I admit the menu directions were a little confusing. The little blue circle indicated the products with gluten, but the legend specified the exceptions. Although it seemed that they were sensitive, I showed the coeliac card in Bulgarian again and Trifon gave me a hand to talk to the waitress.

He told us that they also had gluten-free pasta and that we should not worry about cross-contamination.

I took the waitress’ advice and ordered the risotto with boletus and vegetables. Wow! It was delicious! Plus, the quantity was perfect.

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After a spectacular meal on that cute little terrace, we went back to the hotel to see if they had the rooms ready. When we arrived at the reception, Trifon reminded them that I am coeliac and that they should have a gluten-free breakfast for me the next day. Companions like that make traveling gluten-free quite easy.

We met up after an hour to go for a walk downtown. This time I could really discover some of the city’s sights. Besides, I was going with a great guide.

With great pride, he explained to me that the inventors of the alphabet were Cyril and Metodi, two Bulgarians who lived in Thessaloniki (now part of Greece). He took me to see the Cathedral of St. Alexander Nevski in Sofia, an imposing and very well preserved temple. It is also one of the sixty Christian cathedrals and one of the ten largest Orthodox cathedrals in the world. When I entered, I was amazed. The mixture of colours of Italian marble, alabaster and paintings left me amazed. Nothing like the cathedrals I had seen before… which are much more austere.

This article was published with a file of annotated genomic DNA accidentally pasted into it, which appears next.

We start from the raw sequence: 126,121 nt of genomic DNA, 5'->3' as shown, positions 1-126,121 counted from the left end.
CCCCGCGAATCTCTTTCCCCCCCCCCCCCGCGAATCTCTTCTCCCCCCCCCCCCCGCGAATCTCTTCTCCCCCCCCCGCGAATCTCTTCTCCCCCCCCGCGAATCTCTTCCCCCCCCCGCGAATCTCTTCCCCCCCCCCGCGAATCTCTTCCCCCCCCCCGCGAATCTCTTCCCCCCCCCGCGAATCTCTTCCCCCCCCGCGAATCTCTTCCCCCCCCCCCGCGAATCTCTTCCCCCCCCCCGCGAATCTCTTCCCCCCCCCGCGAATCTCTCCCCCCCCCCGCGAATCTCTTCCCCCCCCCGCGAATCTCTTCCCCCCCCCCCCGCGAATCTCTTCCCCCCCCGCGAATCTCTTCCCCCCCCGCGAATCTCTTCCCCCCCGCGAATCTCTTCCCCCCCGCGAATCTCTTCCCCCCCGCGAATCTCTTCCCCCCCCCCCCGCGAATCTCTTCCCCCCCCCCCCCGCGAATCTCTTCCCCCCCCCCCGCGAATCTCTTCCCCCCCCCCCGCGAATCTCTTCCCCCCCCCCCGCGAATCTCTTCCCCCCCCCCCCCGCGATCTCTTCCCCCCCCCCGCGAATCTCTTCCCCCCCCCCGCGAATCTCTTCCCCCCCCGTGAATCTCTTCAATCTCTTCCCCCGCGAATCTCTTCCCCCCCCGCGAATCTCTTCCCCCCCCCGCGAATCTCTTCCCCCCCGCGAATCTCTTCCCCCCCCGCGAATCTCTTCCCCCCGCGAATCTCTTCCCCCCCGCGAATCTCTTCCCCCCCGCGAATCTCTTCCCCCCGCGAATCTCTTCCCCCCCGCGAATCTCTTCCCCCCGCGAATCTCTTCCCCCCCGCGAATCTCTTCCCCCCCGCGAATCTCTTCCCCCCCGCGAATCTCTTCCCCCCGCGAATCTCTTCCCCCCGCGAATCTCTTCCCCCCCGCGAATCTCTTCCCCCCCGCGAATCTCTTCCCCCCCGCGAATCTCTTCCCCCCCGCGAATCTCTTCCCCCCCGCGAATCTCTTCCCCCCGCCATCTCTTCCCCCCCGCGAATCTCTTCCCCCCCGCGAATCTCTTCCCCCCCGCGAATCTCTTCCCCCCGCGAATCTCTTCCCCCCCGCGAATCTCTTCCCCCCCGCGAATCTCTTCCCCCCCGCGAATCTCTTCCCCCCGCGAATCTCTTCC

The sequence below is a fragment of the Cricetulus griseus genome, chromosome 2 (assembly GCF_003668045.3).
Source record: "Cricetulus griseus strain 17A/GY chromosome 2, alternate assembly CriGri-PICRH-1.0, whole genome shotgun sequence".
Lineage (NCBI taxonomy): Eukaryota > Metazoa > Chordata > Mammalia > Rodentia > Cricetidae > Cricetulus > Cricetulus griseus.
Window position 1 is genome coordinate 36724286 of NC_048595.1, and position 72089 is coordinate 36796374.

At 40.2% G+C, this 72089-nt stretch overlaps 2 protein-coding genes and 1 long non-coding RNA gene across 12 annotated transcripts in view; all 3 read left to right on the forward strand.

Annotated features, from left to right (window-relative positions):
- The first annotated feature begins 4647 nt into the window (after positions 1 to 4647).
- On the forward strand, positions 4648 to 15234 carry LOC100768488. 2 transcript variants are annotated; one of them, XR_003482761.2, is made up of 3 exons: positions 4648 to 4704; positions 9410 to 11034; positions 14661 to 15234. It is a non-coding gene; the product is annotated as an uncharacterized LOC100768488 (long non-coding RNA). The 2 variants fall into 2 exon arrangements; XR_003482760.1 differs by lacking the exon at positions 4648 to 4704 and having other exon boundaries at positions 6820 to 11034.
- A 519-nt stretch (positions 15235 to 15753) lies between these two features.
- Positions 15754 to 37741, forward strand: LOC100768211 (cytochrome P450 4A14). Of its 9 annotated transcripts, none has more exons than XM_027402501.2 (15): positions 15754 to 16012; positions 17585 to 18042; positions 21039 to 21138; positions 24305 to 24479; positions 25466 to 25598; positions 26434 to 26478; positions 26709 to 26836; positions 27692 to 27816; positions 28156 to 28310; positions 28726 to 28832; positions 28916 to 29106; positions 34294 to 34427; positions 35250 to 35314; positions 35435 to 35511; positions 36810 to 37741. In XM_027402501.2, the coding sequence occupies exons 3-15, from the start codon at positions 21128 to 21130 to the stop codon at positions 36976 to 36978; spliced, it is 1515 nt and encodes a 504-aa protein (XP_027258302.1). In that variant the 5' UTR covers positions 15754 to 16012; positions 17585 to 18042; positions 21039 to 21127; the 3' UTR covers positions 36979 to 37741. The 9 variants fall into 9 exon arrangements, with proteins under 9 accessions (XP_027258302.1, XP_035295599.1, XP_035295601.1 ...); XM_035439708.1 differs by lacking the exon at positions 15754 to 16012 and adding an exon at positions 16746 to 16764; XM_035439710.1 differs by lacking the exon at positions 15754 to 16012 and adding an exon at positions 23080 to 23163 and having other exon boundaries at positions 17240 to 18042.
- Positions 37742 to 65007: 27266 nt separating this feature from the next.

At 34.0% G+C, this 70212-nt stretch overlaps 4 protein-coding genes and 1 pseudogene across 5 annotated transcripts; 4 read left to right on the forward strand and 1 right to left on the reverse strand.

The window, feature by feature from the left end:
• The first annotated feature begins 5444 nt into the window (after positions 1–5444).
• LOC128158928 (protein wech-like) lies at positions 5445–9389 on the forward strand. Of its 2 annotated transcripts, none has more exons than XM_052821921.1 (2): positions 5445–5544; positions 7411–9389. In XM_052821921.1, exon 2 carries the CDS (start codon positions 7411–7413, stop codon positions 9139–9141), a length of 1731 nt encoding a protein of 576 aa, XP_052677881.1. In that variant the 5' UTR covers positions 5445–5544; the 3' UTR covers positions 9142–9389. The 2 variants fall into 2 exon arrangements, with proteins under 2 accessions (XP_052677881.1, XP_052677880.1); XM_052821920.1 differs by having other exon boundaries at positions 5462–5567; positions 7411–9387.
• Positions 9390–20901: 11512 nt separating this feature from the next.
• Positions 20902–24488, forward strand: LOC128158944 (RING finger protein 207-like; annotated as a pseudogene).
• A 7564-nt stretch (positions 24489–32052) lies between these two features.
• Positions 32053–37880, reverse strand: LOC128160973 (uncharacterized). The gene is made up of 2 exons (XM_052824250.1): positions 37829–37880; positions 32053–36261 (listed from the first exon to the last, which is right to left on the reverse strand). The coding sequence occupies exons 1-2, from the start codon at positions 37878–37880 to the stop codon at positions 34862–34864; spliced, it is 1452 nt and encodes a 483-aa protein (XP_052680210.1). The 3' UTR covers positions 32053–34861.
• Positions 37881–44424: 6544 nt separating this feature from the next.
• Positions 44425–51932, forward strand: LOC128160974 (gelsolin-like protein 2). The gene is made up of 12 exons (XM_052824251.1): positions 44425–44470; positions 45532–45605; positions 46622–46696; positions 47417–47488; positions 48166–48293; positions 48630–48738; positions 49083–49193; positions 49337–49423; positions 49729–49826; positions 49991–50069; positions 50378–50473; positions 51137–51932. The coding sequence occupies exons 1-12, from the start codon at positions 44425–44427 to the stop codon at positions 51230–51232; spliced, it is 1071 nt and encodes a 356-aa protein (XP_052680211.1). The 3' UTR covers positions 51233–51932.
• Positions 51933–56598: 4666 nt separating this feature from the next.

From there we walked to the Parliament. Before arriving, we stopped to see the ruins of the Roman city of Serdica, protected by a very modern gallery. As we continued walking, Trifon was explaining to me the history of some buildings. I found Sofia to be an impressive city. After enjoying the dance of a couple in front of the theatre, we continued walking along a street that reminded me of Maria-Theresien Strasse in Innsbruck.

Then I bought a couple of souvenirs for the display case at home and we got into a taxi to go to the next gluten-free restaurant in Sofia. As a recommendation, in Sofia it is better to call the taxi company instead of stopping one on the street. As Trifon told me, there are some taxis that are not registered and charge exorbitant amounts, especially to tourists.

You can see the pictures of the trip here.



P.S.: Please keep in mind that in this blog I share my trips, anecdotes and experiences about gluten free travel around the world. It is possible that, in any of my trips, I go to some restaurant not trained by the associations where the risk of being contaminated with gluten exists. I kindly ask you to also take into account that the list of references can change. Please, always double check before eating in the restaurants we recommend. Thank you very much!


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Me llamo Santi y actualmente vivo en la provincia de Barcelona. En 2001, me diagnosticaron de enfermedad celíaca… ¡por fin! Además, soy intolerante a la lactosa, la alergia al pescado me mata, ¡literalmente!, y también algunas frutas... Viajar sin gluten se ha convertido en mi mayor hobby y creé Gluten Free Adventures por esta razón. Desde los 8 años, he viajado y vivido en distintos países… ¡aquí comparto mis experiencias viajando para descubrir restaurantes sin gluten, pastelerías sin gluten y heladerías sin gluten por todo el mundo! ¡Espero que os gusten nuestros viajes sin gluten!